HAEMATOLOGY: Parameters were determined in blood with EDTA-K3 as anticoagulant using a particle counter (Advia 120 model; Bayer, Fernwald, Germany): Furthermore differential blood smears were prepared and stained according to Wright without being evaluated.

In the morning, blood was taken from the retro-orbital venous plexus from fasted animals. The animals were anaesthetized using isoflurane (Isoba®, Essex GmbH Munich, Germany). The blood sampling procedure and the subsequent analysis of the blood and serum samples were carried out in a
randomized sequence. The assays of blood and serum parameters were performed under internal laboratory quality control conditions with
commercial reference controls to assure reliable test results. The results of the clinical pathology examinations are expressed in units of the
International System (SI).
Sacrifice and pathology:
At termination of the study, the animals were sacrificed and underwent gross necropsy. The organs were weighed, preserved and processed
histotechnically. To examine whether there were treatment-related accumulation of alpha-2u-globulin in the kidneys of male animals, the slides were stained additionally according to Mallory-Heidenhain. Based on these results, the kidneys of one male animal of each concentration group was
stained immunohistochemically.

Results and discussion

Results of examinations

Details on results:
No deaths were recorded throughout the study.
During the preflow period and the post-exposure observation days the animals showed no clinical signs and findings different from normal.
During the exposure period the animals of the control group, low concentration (1 g/m³), and intermediate concentration (5 g/m³) showed no clinical signs and findings different from normal.
Clinically, slight ataxia (from day 9 onward) and salivation (from day 8 onward) were observed at 15 g/m3 indicating marginal irritation and systemic toxicity of Isooctene. Corresponding to these observations, in the male animals the mean body weight, body weight change and food efficiency were found to be significantly decreased when compared with the controls. Moreover, a transient decrease of food consumption was observed in male and female animals on study day 7, which did not occure again after the animals adjusted to the test substance and the exposure procedure. All these clinical findings were considered to be exposure-related adverse effects.
Clinical Pathology: The increase of the g-glutamyltransferase activity in the male and female animals exposed to 15 g/m3 without any signs of hepatocellular damage in clinical pathology parameters is a sign of a microsomal enzyme induction in the liver. This hypothesis is supported by the increase of the haemostasis factor activity as well as by the increasing cholesterol and triglyceride values in the dosed rats of both sexes. The decrease of the aspartate aminotransferase activity in the treated female rats might be due to the mentioned microsomal enzyme induction, too. No adverse effects were observed, which could be associated with the fall of the aspartate aminotransferase activity. Therefore, the decrease of the aspartate aminotransferase is regarded as not toxicologically relevant. Moreover, in the males of this group the bilirubin levels as well as the alanine aminotransferase activity was increased. This might be an indication for a dysfunction of the hepatocytes as well as an intrahepatic affection of the bile flow. These findings correlate with the increased liver weights. There was no hint of a toxic damage of the hepatocytes. One reason for the higher serum albumin and globulin values in the rats of the 15 g/m3 dose groups might be the greater production of transport proteins by the liver. The increases of the serum potassium concentration in the female rats as well as the magnesium levels in the male rats and the calcium levels in the rats of both sexes might be the consequence of a slight acidotic metabolism. The decreased glucose levels in the male rats correlated with the retarded body weight development.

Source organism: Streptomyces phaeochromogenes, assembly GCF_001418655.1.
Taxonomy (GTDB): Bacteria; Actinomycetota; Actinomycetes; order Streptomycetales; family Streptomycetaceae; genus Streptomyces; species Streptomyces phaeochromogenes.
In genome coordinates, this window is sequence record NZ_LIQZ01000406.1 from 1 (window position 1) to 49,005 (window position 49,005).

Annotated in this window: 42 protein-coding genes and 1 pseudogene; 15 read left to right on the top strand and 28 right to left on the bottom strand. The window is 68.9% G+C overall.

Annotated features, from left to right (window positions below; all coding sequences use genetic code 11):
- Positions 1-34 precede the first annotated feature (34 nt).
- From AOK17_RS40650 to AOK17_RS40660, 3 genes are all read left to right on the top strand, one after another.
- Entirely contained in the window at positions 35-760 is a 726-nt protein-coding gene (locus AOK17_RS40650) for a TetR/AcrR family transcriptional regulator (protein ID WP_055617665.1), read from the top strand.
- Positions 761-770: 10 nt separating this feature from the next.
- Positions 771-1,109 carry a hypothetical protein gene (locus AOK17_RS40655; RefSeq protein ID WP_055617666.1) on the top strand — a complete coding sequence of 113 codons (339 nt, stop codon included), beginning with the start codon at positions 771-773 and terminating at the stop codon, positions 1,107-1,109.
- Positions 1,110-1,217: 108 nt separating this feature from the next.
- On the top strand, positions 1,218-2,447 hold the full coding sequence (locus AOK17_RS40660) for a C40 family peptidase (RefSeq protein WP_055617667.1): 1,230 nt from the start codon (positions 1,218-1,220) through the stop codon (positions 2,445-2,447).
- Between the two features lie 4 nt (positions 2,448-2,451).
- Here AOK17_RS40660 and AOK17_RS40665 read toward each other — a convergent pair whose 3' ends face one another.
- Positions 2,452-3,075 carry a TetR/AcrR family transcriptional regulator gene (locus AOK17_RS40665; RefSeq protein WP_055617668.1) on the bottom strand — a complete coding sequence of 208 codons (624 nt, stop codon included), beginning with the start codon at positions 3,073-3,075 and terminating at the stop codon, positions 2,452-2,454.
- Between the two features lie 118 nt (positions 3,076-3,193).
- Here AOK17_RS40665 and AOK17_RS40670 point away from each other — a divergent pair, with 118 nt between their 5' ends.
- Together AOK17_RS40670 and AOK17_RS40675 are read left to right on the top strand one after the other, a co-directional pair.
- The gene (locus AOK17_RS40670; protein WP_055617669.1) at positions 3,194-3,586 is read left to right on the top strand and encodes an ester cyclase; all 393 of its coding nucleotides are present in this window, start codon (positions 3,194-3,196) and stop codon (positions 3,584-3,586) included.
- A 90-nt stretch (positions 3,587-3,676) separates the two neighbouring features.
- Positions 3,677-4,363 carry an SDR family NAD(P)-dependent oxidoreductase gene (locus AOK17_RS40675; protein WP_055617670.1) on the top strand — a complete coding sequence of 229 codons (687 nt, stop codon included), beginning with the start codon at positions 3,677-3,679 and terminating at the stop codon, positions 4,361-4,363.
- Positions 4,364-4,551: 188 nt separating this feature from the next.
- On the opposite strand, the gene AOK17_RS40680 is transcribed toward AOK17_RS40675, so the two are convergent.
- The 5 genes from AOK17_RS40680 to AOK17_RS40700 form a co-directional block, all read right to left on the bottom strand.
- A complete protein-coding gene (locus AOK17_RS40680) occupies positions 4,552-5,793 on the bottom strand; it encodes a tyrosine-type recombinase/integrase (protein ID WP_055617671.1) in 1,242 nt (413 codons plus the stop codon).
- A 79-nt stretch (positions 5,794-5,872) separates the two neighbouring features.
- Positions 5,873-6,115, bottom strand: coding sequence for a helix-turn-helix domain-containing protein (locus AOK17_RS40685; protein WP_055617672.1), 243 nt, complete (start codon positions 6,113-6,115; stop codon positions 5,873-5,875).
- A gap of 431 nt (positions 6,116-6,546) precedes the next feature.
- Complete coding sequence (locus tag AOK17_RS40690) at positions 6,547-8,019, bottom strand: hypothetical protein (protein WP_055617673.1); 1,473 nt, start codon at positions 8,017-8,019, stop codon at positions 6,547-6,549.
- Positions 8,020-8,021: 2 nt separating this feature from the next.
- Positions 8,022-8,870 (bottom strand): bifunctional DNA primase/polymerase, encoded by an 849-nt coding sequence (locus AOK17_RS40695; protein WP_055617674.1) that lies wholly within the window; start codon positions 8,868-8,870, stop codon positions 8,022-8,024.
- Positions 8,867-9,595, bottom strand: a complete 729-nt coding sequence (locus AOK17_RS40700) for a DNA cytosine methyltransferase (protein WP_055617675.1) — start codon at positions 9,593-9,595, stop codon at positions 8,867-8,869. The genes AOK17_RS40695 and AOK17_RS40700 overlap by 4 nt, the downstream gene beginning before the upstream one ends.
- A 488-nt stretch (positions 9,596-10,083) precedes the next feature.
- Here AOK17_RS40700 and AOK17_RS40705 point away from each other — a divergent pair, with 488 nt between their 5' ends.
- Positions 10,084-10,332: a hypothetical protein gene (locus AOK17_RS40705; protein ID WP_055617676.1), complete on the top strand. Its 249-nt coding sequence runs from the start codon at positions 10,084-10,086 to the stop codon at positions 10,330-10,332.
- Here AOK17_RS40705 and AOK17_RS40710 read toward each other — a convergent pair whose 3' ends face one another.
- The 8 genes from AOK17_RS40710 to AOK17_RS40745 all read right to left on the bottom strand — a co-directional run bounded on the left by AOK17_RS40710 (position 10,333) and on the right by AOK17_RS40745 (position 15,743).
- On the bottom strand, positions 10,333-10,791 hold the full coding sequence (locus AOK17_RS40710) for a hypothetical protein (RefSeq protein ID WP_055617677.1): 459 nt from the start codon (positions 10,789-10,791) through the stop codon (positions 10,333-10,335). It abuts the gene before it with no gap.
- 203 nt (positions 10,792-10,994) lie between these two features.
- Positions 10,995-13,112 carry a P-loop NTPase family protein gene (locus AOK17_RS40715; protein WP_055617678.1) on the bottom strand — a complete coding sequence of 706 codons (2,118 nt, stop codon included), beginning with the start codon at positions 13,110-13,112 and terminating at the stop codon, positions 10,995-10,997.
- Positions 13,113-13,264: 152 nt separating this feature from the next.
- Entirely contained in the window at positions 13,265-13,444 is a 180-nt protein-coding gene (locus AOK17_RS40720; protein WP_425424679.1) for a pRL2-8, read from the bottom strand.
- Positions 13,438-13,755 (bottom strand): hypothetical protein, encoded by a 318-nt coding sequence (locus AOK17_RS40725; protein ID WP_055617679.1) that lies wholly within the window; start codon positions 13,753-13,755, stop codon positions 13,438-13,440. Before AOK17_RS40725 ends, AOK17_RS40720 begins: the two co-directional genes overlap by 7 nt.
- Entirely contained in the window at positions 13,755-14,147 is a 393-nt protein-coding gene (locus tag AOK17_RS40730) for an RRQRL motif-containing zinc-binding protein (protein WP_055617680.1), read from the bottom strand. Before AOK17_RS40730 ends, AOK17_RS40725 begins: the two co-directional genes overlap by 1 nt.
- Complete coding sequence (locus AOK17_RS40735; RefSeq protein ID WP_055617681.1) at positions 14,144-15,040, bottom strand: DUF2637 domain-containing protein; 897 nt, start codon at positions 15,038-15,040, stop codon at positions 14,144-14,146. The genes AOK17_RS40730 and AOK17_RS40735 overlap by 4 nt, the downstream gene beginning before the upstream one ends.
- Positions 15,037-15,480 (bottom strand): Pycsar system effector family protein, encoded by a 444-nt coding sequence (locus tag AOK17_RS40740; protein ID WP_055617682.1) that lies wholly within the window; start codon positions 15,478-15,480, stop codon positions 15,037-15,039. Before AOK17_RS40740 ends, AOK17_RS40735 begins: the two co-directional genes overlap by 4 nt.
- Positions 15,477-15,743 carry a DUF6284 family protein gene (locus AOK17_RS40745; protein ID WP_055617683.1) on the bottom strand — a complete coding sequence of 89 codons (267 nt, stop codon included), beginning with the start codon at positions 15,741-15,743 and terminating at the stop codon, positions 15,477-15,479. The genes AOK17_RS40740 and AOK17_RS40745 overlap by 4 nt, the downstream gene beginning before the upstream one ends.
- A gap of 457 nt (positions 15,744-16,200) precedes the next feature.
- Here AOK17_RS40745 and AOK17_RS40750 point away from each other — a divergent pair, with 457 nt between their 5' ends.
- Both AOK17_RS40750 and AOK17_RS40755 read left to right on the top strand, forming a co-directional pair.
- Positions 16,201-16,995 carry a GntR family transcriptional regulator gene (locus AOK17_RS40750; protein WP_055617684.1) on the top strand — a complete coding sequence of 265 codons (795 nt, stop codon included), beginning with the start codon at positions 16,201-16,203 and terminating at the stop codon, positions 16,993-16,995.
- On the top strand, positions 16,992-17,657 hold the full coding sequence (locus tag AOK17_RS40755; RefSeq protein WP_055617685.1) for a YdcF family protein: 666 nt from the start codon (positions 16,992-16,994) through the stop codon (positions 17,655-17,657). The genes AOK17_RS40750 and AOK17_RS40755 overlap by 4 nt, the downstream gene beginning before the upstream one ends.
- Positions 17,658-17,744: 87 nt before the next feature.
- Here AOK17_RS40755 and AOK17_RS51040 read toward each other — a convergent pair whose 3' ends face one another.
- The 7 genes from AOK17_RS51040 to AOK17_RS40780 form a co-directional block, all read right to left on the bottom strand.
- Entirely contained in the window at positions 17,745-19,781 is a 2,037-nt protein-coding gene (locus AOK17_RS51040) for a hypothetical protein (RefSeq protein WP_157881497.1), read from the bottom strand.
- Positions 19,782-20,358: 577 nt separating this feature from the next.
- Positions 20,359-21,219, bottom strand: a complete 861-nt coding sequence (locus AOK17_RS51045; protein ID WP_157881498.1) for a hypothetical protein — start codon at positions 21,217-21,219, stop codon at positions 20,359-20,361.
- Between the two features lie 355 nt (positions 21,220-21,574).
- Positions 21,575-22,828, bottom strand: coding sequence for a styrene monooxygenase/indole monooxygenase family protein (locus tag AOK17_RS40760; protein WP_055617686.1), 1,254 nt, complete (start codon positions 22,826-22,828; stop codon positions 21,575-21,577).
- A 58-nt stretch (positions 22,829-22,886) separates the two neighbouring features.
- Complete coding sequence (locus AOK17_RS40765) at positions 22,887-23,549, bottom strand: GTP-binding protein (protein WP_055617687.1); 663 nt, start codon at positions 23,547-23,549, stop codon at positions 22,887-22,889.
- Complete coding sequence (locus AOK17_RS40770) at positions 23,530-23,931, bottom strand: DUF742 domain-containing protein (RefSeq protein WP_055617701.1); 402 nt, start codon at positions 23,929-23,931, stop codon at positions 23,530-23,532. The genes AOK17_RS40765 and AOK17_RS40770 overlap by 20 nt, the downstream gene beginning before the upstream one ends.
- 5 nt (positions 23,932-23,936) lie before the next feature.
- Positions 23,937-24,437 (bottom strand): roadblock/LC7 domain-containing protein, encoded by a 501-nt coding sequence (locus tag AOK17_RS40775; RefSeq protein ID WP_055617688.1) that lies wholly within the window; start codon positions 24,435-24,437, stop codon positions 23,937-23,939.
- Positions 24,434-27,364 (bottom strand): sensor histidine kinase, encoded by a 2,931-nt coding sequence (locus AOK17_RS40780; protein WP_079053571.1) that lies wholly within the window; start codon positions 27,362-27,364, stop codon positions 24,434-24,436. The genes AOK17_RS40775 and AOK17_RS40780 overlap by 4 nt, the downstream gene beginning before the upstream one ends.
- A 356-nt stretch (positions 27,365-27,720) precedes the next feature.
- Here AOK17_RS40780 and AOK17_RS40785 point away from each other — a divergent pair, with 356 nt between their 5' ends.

Pathology: In the pathology, the major organ weight changes in the treated groups concerned male liver and kidney. Absolute and relative liver and kidney weights of males were significantly increased in animals exposed to 5 and 15 g Isooctene/m3. Considering the findings in the clinico-pathology, the increased liver weight might be a results of adaptive enzyme induction, although there was no histopathological correlate. The treatment-related microscopic changes observed were increased hyaline cast(s) and basophilic cortical tubules in the kidneys of male animals from group 2 (5 g/m3) onward. In addition, in males there was suspected greater propensity for the development of large hyaline droplets related to the proximal tubules compared to controls. Mallory-Heidenhain stain of all male kidneys and immunhistochemistry of selected male kidneys with an alpha-2u-globulin antibody revealed a concentration-dependent accumulation of alpha 2u-globulin in cortical tubular cells in all treated groups. However, in the absence of any treatment-related morphological signs of cytotoxicity, the minimal to slight accumulation of alpha-2u-globulin in group 1 males is regarded to be adaptive and non-adverse in character.

In the respiratory tract no signs of toxicity were observed.

Reproductive/Developmental toxicity: The capability to cohabitate and to generate offspring was not affected in either genders. Furthermore, no adverse effects on the development of offspring until postnatal day 4 were noted in the litters of all exposed groups. Thus, under the conditions of this test, the test compound did not influence fertility and pre/postnatal development at dose levels as high as 15 g/m³.

Effect levels

Dose descriptor:
Effect level:
1 000 mg/m³ air
Basis for effect level:
other: male kidney (α2µ)

Target system / organ toxicity

Critical effects observed:
not specified

Applicant's summary and conclusion